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Posts for: January, 2016

By Summit Family Dental
January 21, 2016
Category: Dental Procedures
Tags: celebrity smiles   braces  

Have you started orthodontic treatment recently? Are you having a little trouble getting used to your braces? If so, you are not alone: Everybody goes through an adjustment period during which they momentarily wonder if they’ll really ever get used to this. Don’t worry — you will! And we’ve never heard anyone say, on the day their braces come off and their new smile is revealed, that they aren’t glad they went the distance. Just ask Houston Rockets all-star center Dwight Howard, who discussed his own orthodontic treatment in a recent interview.

“I’m sure I was no different than anyone else who has ever had braces,” he told Mediaplanet. “At first I hated them so much… That changed once I got used to them and I actually grew to love them.” What’s Howard’s advice? “Do exactly what your orthodontist says and know that the outcome is well worth it in the end.” We couldn’t agree more! Here are some tips for wearing braces comfortably:

  • Hard & Chewy Foods: If you love fresh fruits and vegetables, that’s great; there’s no reason to give them up, just the really hard ones. You don’t want to bite into an apple or carrot or any other hard foods like bagels and pizza that have any “size” to them. Small pieces may be ok as long as they can’t bend your wires. Chewy, sticky candy should really be avoided completely. Same with soda, sports drinks and so-called energy drinks because they contain acids that promote tooth decay and can cause a lot of damage around the braces.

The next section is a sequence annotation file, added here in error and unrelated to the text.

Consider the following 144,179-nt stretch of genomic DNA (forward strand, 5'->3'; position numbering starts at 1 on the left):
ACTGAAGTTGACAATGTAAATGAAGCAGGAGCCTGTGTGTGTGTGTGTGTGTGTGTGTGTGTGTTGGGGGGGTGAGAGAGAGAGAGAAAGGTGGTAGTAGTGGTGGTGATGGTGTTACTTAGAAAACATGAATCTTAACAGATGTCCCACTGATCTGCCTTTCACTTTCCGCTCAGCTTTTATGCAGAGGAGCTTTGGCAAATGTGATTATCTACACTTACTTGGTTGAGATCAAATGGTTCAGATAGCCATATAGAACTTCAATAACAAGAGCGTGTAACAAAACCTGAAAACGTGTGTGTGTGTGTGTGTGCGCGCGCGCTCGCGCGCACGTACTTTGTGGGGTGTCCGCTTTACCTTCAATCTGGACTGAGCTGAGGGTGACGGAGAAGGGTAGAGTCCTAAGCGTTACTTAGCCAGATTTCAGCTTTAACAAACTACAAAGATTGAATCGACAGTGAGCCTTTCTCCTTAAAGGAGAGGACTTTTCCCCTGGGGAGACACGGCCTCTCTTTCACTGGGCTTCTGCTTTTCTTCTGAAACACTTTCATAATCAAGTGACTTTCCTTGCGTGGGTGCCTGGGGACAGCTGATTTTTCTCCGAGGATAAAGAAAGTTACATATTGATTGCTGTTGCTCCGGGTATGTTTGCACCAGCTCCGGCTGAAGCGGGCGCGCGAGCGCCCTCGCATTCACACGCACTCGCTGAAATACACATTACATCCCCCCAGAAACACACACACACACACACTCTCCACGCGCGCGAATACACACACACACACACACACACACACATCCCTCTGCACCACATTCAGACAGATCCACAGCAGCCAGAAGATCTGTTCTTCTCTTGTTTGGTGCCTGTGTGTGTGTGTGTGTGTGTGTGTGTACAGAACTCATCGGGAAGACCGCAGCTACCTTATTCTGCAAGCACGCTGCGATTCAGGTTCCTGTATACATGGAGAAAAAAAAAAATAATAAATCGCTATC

• Effective Oral Hygiene: Keeping your teeth clean is more important than ever, but also more challenging than ever. It’s easy for food to get stuck under wires and around brackets, but failing to remove it can cause tooth decay, gum irritation and soreness. Therefore, the cleaner your teeth and your braces are, the healthier you will be. Use interdental cleaning brushes and/or a floss-threader to get behind your wires. A mouthrinse can also help strengthen teeth and keep bacteria in check. If you have any questions about how to clean between your teeth, please ask for a demonstration at your next visit.
  • Pain Relief: Some soreness at the beginning of orthodontic treatment is normal. To relieve it, you can use an over-the-counter pain reliever and/or a warm washcloth or heating pad placed on the outside of the jaw. If brackets or wires are rubbing against the inside of your cheeks or lips, try applying wax to these areas of your braces. If this does not offer enough relief, we may be able to trim the end of a poking wire. Call us if you need help with this.